If there ever was a part of life where the saying “what you don’t know can’t hurt you” is dead wrong, it would be with information technology asset management (ITAM). For small businesses, ITAM is all about knowing what technology you have, keeping track of it, making sure it is not used against you, and then disposing of it properly.
For 2020, the International Association of IT Asset Managers (IAITAM) is highlighting key issues that will help small business owners ensure that customer data is secure, steer clear of compliance fines and generate return on investment.
Our list includes: “ghost contracts” and software licensing headaches; cloud security concerns (with “anything as a service” or XaaS); and the use of IT Asset Managers as vital business instruments within your organization.
Let’s look at three trends that are worthy of your attention right now …
Trend Number One –
Software Licensing & Ghost Contract Headaches
Each piece of software comes with a contract. The term “ghost contract” refers to a type of URL-based contract, which is electronic and can be changed at the whim of the vendor. URL contracts dominate the market and there is almost no way around them. The reality is that clicking off the ‘I Agree’ is something you should not do automatically. You need to understand the contract. Handing the power of buying these licenses over to anyone in the business is a recipe for disaster. How will you know who has signed up for what? When do the licenses expire? How will “patching” work? This is where consulting a real ITAM professional can help … and, even better, having one in the ranks of your businesses.
Trend Number Two –
Cloud Security Risks
The cloud made huge advances in 2019 and will achieve even more in 2020, and with that will come more and more management challenges. Outsourced vendor relationships that are cloud-based have birthed a concept called “anything as a service” (XaaS), which applies to outsourcing vital IT services, including Infrastructure as a Service (IaaS), Software as a Service (SaaS) and Platform as a Service (PaaS).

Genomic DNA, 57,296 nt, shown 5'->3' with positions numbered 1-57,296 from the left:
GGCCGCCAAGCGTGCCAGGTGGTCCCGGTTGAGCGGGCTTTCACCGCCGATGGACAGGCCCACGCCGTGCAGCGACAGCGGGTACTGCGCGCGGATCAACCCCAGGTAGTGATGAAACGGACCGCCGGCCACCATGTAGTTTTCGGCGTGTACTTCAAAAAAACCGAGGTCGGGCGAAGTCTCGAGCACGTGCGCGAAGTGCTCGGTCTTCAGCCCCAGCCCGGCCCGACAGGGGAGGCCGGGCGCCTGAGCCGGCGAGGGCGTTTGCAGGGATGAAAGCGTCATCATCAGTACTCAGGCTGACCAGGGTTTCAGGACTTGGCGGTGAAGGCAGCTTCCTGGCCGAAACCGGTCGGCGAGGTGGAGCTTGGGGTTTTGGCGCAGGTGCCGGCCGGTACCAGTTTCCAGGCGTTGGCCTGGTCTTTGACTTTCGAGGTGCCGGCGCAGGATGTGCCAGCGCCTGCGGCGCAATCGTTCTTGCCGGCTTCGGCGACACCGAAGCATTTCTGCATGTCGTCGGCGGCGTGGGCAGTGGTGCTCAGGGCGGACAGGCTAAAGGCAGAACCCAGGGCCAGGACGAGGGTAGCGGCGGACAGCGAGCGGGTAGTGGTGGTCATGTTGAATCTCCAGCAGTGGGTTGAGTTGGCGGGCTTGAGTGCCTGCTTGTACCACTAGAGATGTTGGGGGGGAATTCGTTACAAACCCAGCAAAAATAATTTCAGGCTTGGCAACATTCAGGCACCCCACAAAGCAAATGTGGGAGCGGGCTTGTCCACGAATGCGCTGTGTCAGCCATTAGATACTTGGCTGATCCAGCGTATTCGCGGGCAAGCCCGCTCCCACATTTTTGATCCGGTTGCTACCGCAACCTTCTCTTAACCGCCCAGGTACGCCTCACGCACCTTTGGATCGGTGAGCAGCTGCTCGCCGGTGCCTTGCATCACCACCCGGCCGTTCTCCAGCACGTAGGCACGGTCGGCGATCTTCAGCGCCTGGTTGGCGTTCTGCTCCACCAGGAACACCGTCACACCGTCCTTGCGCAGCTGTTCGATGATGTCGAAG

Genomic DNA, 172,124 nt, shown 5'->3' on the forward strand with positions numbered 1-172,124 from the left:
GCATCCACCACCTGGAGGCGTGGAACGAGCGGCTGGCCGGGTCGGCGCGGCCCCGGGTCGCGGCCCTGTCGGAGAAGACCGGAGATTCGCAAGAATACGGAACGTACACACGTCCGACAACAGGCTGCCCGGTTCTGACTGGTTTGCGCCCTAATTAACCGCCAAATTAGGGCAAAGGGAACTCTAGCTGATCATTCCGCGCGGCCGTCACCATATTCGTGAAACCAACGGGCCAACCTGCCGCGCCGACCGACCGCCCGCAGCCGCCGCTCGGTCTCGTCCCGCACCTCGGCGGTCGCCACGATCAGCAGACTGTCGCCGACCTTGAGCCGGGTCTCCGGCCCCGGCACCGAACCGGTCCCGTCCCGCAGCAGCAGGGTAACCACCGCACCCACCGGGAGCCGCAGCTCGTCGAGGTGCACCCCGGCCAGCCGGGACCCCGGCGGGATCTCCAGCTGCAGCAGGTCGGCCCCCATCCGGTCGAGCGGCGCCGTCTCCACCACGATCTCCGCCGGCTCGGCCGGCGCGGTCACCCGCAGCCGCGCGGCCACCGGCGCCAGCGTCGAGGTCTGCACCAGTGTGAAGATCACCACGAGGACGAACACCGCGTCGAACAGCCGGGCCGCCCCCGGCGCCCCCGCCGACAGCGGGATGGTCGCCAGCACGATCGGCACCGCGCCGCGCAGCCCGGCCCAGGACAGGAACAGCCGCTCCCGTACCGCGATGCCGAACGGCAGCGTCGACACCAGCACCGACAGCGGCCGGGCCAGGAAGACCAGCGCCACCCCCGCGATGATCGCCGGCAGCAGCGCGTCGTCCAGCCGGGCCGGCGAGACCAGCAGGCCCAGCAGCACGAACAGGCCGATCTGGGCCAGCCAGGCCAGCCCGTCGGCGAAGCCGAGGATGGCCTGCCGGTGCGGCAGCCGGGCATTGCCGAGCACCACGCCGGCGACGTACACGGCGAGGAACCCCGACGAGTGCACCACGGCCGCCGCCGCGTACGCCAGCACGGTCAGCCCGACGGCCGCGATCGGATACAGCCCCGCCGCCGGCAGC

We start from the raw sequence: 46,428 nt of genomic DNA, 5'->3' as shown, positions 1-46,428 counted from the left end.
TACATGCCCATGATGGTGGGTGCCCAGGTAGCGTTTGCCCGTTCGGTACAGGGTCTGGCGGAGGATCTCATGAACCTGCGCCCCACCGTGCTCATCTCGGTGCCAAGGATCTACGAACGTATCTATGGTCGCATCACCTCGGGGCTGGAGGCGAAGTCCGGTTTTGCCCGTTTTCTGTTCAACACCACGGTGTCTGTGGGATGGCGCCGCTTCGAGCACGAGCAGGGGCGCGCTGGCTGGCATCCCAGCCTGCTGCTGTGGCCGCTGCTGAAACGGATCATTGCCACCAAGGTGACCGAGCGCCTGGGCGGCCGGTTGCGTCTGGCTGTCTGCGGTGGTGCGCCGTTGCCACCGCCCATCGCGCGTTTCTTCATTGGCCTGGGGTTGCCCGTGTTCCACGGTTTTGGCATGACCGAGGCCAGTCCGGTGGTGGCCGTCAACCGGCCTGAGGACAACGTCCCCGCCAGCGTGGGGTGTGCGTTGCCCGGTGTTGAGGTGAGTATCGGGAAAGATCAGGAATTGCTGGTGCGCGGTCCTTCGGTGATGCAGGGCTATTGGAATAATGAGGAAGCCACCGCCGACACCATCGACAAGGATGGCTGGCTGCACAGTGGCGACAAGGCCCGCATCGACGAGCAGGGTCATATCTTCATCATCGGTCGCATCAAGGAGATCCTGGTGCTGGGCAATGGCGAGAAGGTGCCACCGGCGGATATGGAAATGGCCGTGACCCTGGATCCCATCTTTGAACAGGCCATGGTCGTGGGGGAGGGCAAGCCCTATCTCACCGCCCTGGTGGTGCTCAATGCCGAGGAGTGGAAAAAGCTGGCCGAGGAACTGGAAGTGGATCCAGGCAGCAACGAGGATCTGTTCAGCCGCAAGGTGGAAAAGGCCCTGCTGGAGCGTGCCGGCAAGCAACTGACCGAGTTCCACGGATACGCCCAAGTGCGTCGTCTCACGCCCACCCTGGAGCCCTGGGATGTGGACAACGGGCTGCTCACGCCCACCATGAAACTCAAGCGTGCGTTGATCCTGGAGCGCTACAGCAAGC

In 2020, most organizations will likely be using at least one of these cloud-based offerings. Outsourcing XaaS can help make operations more efficient, but there are real risks, including the assumption that third parties will provide security (which they, in fact, may not). You need to know that you are dealing with a reputable firm. You need to continue focusing on security and not assume it is being “magically” addressed in the cloud.
Trend Number Three –
IT Asset Managers Are Essential Resources
Do you have an IT Asset Manager within your organization? As a result of these changing trends, ITAM practitioners are becoming fluent this year in reading “ghost contracts”. They can also help determine whether XaaS (or another type of cloud-based vendor relationship) is appropriate for your organization.
Having robust ITAM practices in place and a trusted ITAM practitioner, can help businesses anticipate unexpected changes to contracts, software license complications or security concerns. Each organization has a responsibility to protect data, which is a primary part of mature ITAM programs. Proactive measures can ensure that businesses remain compliant and ward off fines from regulators and legal proceedings by vendors claiming license violations.
No, you don’t get a pass on needing to address ITAM just because you are a smaller company or other enterprise. And, no, ITAM is not just for Fortune 500 companies. It can be argued that a small company that would be crippled by a regulatory fine (in the wake of a privacy breach) or vendor lawsuit (claiming a licensing violation) needs ITAM help as much or more as a larger corporation that can take such blows in stride. To find an ITAM professional in your area refer to our IAITAM Directory.
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Dr. Barbara Rembiesa is co-founder, president, and CEO of IAITAM (The International Association of IT Asset Managers), a network of professionals in the information technology sector, focused on advanced education and training for individuals and organizations, with more than a thousand members across the globe, in over 100 countries